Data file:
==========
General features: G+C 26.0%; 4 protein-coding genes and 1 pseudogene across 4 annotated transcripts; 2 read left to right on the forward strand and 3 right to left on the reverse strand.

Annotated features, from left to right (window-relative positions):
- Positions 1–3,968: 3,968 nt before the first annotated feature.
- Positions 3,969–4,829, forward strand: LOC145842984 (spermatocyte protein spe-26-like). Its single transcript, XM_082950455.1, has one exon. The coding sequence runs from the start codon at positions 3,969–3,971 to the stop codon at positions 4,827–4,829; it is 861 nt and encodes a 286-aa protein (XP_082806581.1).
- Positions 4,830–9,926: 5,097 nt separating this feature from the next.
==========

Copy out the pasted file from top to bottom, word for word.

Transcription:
General features: G+C 26.0%; 4 protein-coding genes and 1 pseudogene across 4 annotated transcripts; 2 read left to right on the forward strand and 3 right to left on the reverse strand.

Annotated features, from left to right (window-relative positions):
- Positions 1–3,968: 3,968 nt before the first annotated feature.
- Positions 3,969–4,829, forward strand: LOC145842984 (spermatocyte protein spe-26-like). Its single transcript, XM_082950455.1, has one exon. The coding sequence runs from the start codon at positions 3,969–3,971 to the stop codon at positions 4,827–4,829; it is 861 nt and encodes a 286-aa protein (XP_082806581.1).
- Positions 4,830–9,926: 5,097 nt separating this feature from the next.